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Kiwi tussock

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Reply with quote  #1 
I have one but its yet to be set up.
How does one determine what height a swage block surface should be set at?
Is it the same as an anvil?
I  am thinking that if at all possible, it would be best if its height could be adjusted, as, if I am going to run a small light weight bit over it, then the chosen top surface of the block is likely to be best around knuckle height
but
if its going to have something larger, then a sledge will likely be used so maybe, a lower height might be better.
What say you?

An idea of a mounting for it would be really appreciated also!
I'm sure this is going to be a major bit heaving to get it to where it needs to be.
Anyone know of any Steel Capped Gloves about?

A photo of the beast is attached.
Cheers
    & a very happy, safe New Year to yee all.
Swage Block.jpg

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mtforge

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Reply with quote  #2 
To mount it I went with a slotted base. If I'm using the edge it goes down into the slot. If I'm using a face it sits flat on top. The height is another thing altogether. I tried to keep it at my anvil height but my daughter put a block in the slot to raise it up. Apparently it was too low for her on the sides. You may want to make it adjustable. High for light/fine work and lower for heavy work.
How heavy is that block? We move ours by hand but it looks a lot smaller than yours.
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Anthony San Miguel

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Reply with quote  #3 
This is how I have mine mounted. I have 3 slits/cuts into an oak stump that it sits in, depending on which side I'm using.

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Kiwi tussock

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Reply with quote  #4 
Its weight is....  "A Bl...y Hard Struggle".
I dunno what the thing weighs as I haven't had it near a set of scales yet.
Generally, it sits in one place until I HAVE TO move it.
I actually have yet to use it for the purpose that it was designed for.  Presently (today) its supporting the 2 King Pins and Hubs off a tractor that's being restored.  They are there while the blue restoration paint is drying, with the King Pins shoved in a couple of its orifices.

I'd be interested in a photo or two of your mounting set up. 
Is it a tree stump or log with a side section of it cut out, for an edge to sit on? 
That's what i have wondered about doing but ain't got to it yet.
I remember seeing an image somewhere of a Swage block sitting on/in an angle iron frame.  It was also able to sit on its edge but I wondered about the strength of it, when pounding upon a heavier piece of iron. 
I'm tinkin' dat only you real wise, experienced fellas would know what would be most appropriate.

Have a good-un.
Cheers

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Anthony San Miguel

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Reply with quote  #5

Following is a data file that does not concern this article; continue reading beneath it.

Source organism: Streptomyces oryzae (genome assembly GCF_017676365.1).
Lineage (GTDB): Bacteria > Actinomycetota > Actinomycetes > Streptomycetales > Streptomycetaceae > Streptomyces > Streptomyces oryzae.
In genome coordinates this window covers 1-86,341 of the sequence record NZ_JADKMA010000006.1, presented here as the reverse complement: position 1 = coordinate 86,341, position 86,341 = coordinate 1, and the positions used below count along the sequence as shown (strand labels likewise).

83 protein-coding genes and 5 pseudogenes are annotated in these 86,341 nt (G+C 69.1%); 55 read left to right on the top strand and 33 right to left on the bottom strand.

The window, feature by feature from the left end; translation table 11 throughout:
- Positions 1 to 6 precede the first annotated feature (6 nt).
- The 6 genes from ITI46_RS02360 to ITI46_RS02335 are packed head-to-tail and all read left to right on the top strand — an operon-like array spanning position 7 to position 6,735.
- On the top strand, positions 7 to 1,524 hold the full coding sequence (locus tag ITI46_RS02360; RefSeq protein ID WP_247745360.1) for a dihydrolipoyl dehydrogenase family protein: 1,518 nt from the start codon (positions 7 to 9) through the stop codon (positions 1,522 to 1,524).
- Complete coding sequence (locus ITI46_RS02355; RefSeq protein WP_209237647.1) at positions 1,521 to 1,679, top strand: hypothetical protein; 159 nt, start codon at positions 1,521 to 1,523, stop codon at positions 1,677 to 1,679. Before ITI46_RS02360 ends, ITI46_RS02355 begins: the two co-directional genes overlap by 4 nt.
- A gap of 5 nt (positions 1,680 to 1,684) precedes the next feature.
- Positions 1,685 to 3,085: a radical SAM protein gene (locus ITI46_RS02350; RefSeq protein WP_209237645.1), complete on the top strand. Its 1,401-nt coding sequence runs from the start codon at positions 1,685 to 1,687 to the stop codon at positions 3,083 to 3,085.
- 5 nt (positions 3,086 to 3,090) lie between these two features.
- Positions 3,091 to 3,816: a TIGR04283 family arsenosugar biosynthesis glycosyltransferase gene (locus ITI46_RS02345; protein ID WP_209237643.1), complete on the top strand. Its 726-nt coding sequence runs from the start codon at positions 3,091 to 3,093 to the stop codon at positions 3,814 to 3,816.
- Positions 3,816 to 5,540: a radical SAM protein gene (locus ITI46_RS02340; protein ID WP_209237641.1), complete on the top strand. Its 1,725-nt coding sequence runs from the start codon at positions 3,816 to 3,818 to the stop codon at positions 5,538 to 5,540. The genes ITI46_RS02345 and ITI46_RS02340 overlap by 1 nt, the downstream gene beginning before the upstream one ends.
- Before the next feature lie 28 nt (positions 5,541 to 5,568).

There is only one solution and it's quite simple. You're going to have to get multiple swage blocks and position each one differently to avoid having to turn it every time you need to use a different side! Mine only weighs around 70 lbs but I've pinched my fingers more than once turning it over in the various cutouts in the stump.
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mtforge

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Reply with quote  #6 
Sorry for the delay in responding between doing end of year inventory and someone cutting the internet cable in our area I'm slow in getting back. Here is some pictures of my setup.


1231151715.jpg  1231151801a.jpg  1231151716.jpg

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Kiwi tussock

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Reply with quote  #7 
Hmmm, good one.  I assume that the centre piece under the vertical standing position, is a solid block of Hard wood.

Hey hows about you grab a white felt marker to write my name and address, plus stick a postage stamp on that cone and drop it off to the Post office for me. 
Just spotted your hammer.  Is that got two diff dome heads on it, or is it a flatter on one end.

Thanks for your time.
Cheers
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mtforge

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Reply with quote  #8 
The center is a piece of wood to raise it a little higher. My daughter (who works for me full time as a blacksmith) likes the sides higher than I do. So it's a thick shim. Can't send the cone it's used quite a bit to make round trivets. When we beat the daylights out of them to make them round. The hammer is a large ball pien. I rounded the large flat end to make double pien with the radius I needed. Works great on the swage block.
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Anthony San Miguel

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Reply with quote  #9 
"The hammer is a large ball pien. I rounded the large flat end to make double pien with the radius I needed. Works great on the swage block."

Some of the best ideas are the simplest ones!
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